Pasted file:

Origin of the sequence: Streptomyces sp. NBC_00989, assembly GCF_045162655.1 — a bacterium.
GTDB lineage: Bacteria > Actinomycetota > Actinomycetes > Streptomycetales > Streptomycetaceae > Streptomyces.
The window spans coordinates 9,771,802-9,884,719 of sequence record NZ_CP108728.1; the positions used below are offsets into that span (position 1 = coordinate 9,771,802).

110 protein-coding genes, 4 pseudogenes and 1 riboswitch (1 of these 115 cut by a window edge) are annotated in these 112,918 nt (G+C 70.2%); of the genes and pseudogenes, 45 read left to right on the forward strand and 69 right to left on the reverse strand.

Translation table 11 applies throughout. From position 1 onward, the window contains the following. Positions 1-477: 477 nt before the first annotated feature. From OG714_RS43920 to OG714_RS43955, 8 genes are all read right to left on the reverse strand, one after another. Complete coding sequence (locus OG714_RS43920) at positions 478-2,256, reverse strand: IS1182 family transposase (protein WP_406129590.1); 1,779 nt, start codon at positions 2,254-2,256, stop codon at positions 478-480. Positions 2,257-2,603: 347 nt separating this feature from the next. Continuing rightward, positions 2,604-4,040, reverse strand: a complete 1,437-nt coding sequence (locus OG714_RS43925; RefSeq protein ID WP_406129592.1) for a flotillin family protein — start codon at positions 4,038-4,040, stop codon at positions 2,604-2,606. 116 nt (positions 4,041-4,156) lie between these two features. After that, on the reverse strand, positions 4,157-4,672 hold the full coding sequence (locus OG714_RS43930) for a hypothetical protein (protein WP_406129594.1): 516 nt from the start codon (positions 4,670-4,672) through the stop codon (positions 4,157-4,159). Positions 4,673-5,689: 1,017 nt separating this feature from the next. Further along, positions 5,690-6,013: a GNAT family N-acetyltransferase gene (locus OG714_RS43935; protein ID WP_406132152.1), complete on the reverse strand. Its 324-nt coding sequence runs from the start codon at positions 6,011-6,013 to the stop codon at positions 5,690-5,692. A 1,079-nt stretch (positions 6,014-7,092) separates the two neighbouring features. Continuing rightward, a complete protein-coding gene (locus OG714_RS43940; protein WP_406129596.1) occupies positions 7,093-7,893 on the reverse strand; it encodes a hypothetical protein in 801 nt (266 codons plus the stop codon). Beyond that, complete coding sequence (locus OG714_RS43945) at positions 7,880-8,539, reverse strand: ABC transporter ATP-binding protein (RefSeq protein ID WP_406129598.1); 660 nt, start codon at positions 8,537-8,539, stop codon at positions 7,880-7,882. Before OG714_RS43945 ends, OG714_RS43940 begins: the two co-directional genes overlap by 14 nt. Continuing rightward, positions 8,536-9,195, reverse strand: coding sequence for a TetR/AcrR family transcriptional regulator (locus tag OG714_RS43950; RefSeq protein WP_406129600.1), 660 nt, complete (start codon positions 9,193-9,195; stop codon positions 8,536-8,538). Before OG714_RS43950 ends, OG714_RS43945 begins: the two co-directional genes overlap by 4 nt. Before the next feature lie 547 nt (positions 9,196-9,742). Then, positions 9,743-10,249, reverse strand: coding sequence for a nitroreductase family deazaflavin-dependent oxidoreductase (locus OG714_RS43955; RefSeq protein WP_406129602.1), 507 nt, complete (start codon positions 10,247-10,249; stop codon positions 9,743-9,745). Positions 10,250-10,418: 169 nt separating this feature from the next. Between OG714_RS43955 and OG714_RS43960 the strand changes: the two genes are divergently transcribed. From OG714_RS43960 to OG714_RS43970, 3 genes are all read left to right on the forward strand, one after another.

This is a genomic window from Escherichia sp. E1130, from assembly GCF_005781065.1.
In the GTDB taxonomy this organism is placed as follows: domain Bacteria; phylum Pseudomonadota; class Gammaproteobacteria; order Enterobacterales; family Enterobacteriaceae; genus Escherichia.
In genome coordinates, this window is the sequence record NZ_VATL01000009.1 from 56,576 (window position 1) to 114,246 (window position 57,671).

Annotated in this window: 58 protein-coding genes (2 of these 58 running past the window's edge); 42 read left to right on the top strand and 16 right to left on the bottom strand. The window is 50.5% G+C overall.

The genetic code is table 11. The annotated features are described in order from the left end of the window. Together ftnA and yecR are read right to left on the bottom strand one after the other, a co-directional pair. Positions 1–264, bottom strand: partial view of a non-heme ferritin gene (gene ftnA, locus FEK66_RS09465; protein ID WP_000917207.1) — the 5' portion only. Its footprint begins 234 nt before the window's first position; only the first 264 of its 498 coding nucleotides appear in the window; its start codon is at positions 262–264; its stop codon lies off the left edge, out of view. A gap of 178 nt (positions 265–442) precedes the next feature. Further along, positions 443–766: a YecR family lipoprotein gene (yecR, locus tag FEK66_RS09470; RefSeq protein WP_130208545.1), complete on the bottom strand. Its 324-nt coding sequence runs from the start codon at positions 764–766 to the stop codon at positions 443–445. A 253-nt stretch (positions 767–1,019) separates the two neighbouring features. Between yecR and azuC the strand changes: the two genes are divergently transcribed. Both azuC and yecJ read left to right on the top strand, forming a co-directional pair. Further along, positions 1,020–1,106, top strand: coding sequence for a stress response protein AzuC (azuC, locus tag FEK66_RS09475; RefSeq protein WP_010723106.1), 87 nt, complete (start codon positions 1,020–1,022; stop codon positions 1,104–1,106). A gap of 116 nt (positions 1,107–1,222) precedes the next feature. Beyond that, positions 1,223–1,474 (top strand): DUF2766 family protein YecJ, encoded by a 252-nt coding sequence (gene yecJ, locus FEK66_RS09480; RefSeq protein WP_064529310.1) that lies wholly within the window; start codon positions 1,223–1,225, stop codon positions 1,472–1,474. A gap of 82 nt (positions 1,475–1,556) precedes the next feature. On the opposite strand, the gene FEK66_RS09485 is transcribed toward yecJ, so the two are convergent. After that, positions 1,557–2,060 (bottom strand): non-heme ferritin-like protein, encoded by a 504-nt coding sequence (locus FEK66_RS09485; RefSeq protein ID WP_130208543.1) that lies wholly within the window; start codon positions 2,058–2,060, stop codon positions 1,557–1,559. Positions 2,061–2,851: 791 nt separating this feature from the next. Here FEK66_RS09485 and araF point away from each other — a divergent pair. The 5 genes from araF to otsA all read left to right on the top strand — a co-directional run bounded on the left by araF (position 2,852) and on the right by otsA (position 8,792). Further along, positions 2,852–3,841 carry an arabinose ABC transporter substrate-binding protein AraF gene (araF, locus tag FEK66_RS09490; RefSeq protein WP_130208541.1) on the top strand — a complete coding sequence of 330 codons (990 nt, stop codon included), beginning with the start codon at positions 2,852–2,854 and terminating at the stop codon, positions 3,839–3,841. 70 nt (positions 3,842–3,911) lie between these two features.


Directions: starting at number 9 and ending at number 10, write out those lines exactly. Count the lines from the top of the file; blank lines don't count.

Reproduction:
Annotated in this window: 58 protein-coding genes (2 of these 58 running past the window's edge); 42 read left to right on the top strand and 16 right to left on the bottom strand. The window is 50.5% G+C overall.

The genetic code is table 11. The annotated features are described in order from the left end of the window. Together ftnA and yecR are read right to left on the bottom strand one after the other, a co-directional pair. Positions 1–264, bottom strand: partial view of a non-heme ferritin gene (gene ftnA, locus FEK66_RS09465; protein ID WP_000917207.1) — the 5' portion only. Its footprint begins 234 nt before the window's first position; only the first 264 of its 498 coding nucleotides appear in the window; its start codon is at positions 262–264; its stop codon lies off the left edge, out of view. A gap of 178 nt (positions 265–442) precedes the next feature. Further along, positions 443–766: a YecR family lipoprotein gene (yecR, locus tag FEK66_RS09470; RefSeq protein WP_130208545.1), complete on the bottom strand. Its 324-nt coding sequence runs from the start codon at positions 764–766 to the stop codon at positions 443–445. A 253-nt stretch (positions 767–1,019) separates the two neighbouring features. Between yecR and azuC the strand changes: the two genes are divergently transcribed. Both azuC and yecJ read left to right on the top strand, forming a co-directional pair. Further along, positions 1,020–1,106, top strand: coding sequence for a stress response protein AzuC (azuC, locus tag FEK66_RS09475; RefSeq protein WP_010723106.1), 87 nt, complete (start codon positions 1,020–1,022; stop codon positions 1,104–1,106). A gap of 116 nt (positions 1,107–1,222) precedes the next feature. Beyond that, positions 1,223–1,474 (top strand): DUF2766 family protein YecJ, encoded by a 252-nt coding sequence (gene yecJ, locus FEK66_RS09480; RefSeq protein WP_064529310.1) that lies wholly within the window; start codon positions 1,223–1,225, stop codon positions 1,472–1,474. A gap of 82 nt (positions 1,475–1,556) precedes the next feature. On the opposite strand, the gene FEK66_RS09485 is transcribed toward yecJ, so the two are convergent. After that, positions 1,557–2,060 (bottom strand): non-heme ferritin-like protein, encoded by a 504-nt coding sequence (locus FEK66_RS09485; RefSeq protein ID WP_130208543.1) that lies wholly within the window; start codon positions 2,058–2,060, stop codon positions 1,557–1,559. Positions 2,061–2,851: 791 nt separating this feature from the next. Here FEK66_RS09485 and araF point away from each other — a divergent pair. The 5 genes from araF to otsA all read left to right on the top strand — a co-directional run bounded on the left by araF (position 2,852) and on the right by otsA (position 8,792). Further along, positions 2,852–3,841 carry an arabinose ABC transporter substrate-binding protein AraF gene (araF, locus tag FEK66_RS09490; RefSeq protein WP_130208541.1) on the top strand — a complete coding sequence of 330 codons (990 nt, stop codon included), beginning with the start codon at positions 2,852–2,854 and terminating at the stop codon, positions 3,839–3,841. 70 nt (positions 3,842–3,911) lie between these two features.